Abstract: The composition of the gut microbiome is an important indicator of health and fitness. The Madagascar hissing cockroach (Gromphadorhina portentosa) and its gut composition has been minimally studied, though the closely related American hissing cockroach, Periplanta americana, has been well-documented. The focus of this study was to determine how diet affects the gut microbiota of the Madagascar hissing cockroaches. Two groups of cockroaches were fed separate diets containing fruits and veggies or fruits, veggies, and dog food. The preliminary results indicate that, while diet did affect gut microbiome composition, there is high variation between individual cockroach guts, irrespective of treatment.

Allison Lonkart 

“Is Ultra-Processed Food Inducing Breast Cancer?” 

  • Topic Area: Biology 

  • Authors: Allison Lonkart and Charles James 

  • Faculty Mentor: Charles James, adjunct lecturer in biology 

Abstract: Cancer diagnoses are on the rise, not just in the United States but worldwide. A considerable amount of research has been dedicated to identifying lifestyle choices that influence whether an individual develops cancer. However, one lifestyle choice for which research is lacking involves the amount of ultra-processed food (UPF) in one’s diet. Increases in UPF consumption, especially in the United States, show a correlation with increased incidence of cancer. This review examines published studies in which UPF consumption has been analyzed with respect to cancer incidence, with particular emphasis on UPF associations with breast cancer. A literature review was conducted using a progressive filtering process of PubMed searches. A positive correlation between breast cancer incidence and elevated levels of dietary UPF was indicated by two of the studies reviewed. However, the results of the literature review are inconclusive because of inconsistencies in the approaches used to evaluate and categorize UPF consumption. Nonetheless, the findings indicate there is a need for additional study of relationships between dietary UPF and cancer incidence, the results of which could lead to dietary recommendations for reducing the impact one’s UPF eating habits on the occurrence of cancer.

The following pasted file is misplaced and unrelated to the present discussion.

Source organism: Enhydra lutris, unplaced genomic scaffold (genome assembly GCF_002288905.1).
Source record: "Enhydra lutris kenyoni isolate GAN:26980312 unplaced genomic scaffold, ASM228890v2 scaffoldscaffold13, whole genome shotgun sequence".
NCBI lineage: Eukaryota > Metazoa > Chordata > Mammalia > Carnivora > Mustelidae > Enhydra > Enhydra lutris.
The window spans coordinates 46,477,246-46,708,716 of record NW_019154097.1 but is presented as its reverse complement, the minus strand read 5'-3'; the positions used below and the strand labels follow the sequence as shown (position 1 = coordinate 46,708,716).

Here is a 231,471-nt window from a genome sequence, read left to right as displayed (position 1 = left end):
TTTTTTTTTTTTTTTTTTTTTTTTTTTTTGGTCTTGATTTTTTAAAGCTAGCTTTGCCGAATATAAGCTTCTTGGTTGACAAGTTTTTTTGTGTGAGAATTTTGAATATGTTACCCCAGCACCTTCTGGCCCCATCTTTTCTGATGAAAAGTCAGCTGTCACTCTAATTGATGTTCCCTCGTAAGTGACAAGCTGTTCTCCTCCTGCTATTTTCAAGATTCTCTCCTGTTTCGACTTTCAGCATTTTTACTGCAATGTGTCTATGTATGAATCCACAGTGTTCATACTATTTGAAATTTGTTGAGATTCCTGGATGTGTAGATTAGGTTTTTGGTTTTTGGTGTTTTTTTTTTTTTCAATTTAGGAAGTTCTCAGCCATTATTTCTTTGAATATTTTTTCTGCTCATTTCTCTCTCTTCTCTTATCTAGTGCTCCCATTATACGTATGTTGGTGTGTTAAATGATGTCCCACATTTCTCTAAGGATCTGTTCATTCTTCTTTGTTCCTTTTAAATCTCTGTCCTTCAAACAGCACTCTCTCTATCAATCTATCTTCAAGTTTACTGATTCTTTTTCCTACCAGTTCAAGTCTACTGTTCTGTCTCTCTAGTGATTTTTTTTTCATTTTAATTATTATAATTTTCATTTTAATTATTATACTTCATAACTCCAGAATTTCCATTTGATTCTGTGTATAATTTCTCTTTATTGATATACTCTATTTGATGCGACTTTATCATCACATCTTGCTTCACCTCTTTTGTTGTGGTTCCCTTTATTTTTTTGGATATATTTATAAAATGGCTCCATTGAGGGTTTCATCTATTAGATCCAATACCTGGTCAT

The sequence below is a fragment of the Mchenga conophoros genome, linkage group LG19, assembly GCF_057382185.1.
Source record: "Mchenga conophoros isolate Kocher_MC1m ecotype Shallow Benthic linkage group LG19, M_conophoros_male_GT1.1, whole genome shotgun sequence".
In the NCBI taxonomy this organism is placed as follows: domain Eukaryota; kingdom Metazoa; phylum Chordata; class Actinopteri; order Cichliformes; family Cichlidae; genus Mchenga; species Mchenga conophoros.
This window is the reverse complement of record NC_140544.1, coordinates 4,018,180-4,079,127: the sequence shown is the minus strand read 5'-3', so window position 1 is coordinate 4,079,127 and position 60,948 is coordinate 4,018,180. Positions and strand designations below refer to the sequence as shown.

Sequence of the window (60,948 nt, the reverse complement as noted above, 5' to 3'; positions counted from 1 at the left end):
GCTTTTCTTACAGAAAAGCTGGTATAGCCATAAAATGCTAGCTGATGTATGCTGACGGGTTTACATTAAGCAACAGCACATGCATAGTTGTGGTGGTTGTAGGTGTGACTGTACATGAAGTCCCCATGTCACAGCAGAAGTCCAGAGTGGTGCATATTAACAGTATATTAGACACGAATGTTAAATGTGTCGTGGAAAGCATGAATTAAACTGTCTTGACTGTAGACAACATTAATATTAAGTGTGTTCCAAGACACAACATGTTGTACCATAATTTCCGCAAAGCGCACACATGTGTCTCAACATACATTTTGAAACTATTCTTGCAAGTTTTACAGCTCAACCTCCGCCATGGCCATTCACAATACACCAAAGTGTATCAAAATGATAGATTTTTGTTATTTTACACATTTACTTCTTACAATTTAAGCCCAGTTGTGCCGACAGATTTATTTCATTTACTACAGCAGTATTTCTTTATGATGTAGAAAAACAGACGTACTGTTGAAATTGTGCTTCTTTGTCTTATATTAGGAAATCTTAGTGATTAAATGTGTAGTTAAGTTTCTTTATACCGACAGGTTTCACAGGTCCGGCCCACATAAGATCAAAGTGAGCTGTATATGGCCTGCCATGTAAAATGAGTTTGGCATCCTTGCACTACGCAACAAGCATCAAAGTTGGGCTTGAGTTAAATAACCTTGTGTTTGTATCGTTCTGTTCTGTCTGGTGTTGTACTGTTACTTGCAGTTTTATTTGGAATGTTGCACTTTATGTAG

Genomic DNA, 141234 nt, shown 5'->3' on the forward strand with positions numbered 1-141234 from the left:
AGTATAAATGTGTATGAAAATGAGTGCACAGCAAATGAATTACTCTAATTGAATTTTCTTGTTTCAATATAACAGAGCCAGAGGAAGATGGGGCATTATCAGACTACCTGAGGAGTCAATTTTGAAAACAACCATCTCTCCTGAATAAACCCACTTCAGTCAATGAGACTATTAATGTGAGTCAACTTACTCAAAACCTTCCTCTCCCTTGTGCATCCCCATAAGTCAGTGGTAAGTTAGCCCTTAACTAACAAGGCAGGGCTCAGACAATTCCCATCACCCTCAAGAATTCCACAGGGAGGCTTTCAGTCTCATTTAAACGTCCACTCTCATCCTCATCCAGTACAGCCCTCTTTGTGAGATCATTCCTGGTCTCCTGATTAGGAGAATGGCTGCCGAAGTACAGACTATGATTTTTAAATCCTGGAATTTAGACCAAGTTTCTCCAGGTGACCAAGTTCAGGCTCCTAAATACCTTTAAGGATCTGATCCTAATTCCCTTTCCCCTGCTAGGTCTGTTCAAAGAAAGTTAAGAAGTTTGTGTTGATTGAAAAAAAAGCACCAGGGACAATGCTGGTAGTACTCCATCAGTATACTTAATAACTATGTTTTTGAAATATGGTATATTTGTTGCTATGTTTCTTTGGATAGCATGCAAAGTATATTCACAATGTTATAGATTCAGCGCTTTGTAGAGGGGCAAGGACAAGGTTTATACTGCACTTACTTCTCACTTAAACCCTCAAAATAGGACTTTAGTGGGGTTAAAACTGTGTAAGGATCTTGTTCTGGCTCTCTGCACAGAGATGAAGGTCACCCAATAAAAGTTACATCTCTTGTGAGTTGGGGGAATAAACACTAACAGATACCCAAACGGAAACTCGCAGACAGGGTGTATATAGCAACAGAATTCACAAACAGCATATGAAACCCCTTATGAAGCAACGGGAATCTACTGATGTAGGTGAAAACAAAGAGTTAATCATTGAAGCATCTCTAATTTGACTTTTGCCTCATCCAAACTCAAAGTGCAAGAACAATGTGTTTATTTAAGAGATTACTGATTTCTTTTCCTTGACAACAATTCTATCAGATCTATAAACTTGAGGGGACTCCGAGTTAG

Alexandria Luckenbaugh 

“The Effect of Single Parent Families on Adolescent Delinquent Behavior” 

  • Topic Area: Human Development and Family Studies 

  • Author: Alexandria Luckenbaugh 

  • Faculty Mentor: Sukhdeep Gill, professor of human development and family studies 

Abstract: Adolescence is a period of adaptation that stimulates many changes in an individual’s behavior as well as family relationships. As adolescents begin to explore and form their identities, they are more likely to engage in risky and delinquent behaviors, which is defined as any illegal behavior detrimental to the development of an adolescent. As family constellations continue to diverge from the nuclear family norm and rates of single parenthood rise, it’s important to examine the research literature on if and how these changing family patterns affect adolescents’ delinquent behavior. The goal of this review is to garner an understanding of how an adolescents’ involvement in a single parent family structure is associated, if at all, with their delinquent behavior. A systematic search of articles covering relevant themes was conducted, yielding articles published in the last five years to ensure information is applicable to the current state of affairs. This review revealed that more than single parent family status, familial support and warmth as well as family structure are associated with higher incidence of delinquency during adolescent years. These findings are important for family workers to understand when working with delinquent adolescents.

For more information about the Exhibition of Undergraduate Research and Creative Accomplishments, please contact Robert Farrell, director of academic affairs and professor of biology at Penn State York, at [email protected]. For information on the awards, please contact Barb Eshbach, head librarian at the Lee R. Glatfelter Library on campus, at [email protected]